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Suit: Muscle Guru Messed With Wrong Body

Joe Weider is accused of using someone else's torso in his logo without permission.

March 08, 2005|Melinda Fulmer | Times Staff Writer

Did the godfather of muscle magazines use a body double?

A former Mr. Universe, Robby Robinson, has filed a lawsuit claiming that Joe Weider is passing off Robinson's spectacularly beefy body as his own in the corporate logo for the Weider publishing and sales empire.

The suit in Los Angeles County Superior Court says that when Robinson, known as the Black Prince, posed for a sculpture in 1977, he believed his pectoral-rippling likeness would be erected as a monument to strength training in Weider's corporate headquarters in Woodland Hills.

When the bronze was unveiled, the suit says, "pride turned to humiliation" as Robinson realized that it wasn't his head crowning the torso, but Weider's.

The statue served as the model for the corporate logo that has been pasted on supplement and equipment advertising and in several of the seven magazines Weider founded. (In 2002, Weider sold his magazines, including Flex, Muscle & Fitness and Shape, for $350 million to American Media Corp., the Boca Raton, Fla.-based company that owns the National Enquirer. The purchase didn't include Weider Nutrition International Inc., a vitamin and nutritional supplement business.)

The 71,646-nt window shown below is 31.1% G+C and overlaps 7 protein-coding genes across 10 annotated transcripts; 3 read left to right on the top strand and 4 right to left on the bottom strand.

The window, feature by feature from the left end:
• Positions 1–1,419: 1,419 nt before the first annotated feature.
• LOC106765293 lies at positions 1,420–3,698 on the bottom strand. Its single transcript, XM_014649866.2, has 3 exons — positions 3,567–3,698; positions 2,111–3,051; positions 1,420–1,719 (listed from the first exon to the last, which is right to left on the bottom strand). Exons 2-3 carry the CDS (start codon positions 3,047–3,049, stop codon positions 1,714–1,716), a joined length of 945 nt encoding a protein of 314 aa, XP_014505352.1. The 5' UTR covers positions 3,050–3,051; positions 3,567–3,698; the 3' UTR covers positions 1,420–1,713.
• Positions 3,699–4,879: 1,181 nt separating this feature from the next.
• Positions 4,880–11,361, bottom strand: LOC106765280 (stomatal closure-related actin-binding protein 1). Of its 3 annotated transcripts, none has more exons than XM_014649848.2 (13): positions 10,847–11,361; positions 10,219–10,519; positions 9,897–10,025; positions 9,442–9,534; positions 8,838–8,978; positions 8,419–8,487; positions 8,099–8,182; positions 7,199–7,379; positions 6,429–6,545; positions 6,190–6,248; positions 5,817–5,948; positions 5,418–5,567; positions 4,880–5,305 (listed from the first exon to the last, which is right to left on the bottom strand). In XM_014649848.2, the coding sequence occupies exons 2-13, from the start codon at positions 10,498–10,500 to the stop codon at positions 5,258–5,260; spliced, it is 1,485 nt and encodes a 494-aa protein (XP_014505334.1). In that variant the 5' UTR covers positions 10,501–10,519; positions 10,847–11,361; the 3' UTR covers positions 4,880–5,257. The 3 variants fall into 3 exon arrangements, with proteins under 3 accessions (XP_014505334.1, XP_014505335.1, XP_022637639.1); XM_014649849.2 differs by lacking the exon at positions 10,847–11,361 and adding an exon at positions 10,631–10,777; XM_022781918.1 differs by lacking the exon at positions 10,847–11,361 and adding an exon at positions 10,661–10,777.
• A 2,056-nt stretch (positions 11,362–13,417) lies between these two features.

"His image has become the brand of Weider Publications and Weider Health," said L. Douglas Brown, Robinson's Los Angeles attorney.

His client, Brown said, never signed a release form that would have permitted his upper body to have been used as it has been by the defendant.

Robinson, who recently retired, didn't go to court until now because he feared "retaliatory exclusion from professional bodybuilding competition."

Weider -- who discovered Arnold Schwarzenegger at a bodybuilding contest in Europe in the 1960s and brought him to the U.S. -- is a weighty figure in the industry, sponsoring many competitions.

In a 1989 interview with The Times, Weider acknowledged that the muscles of the sculpture's torso were modeled after Robinson, whose shoulders and arms are famously sizable.

But Weider spokeswoman Charlotte Parker said that the suit, which seeks damages of an unspecified amount, had no merit and that Weider would vigorously defend himself.

"Joe is saddened by this suit," she said, "especially in light of all he's done to create an industry so people like Mr. Robinson could have a career."

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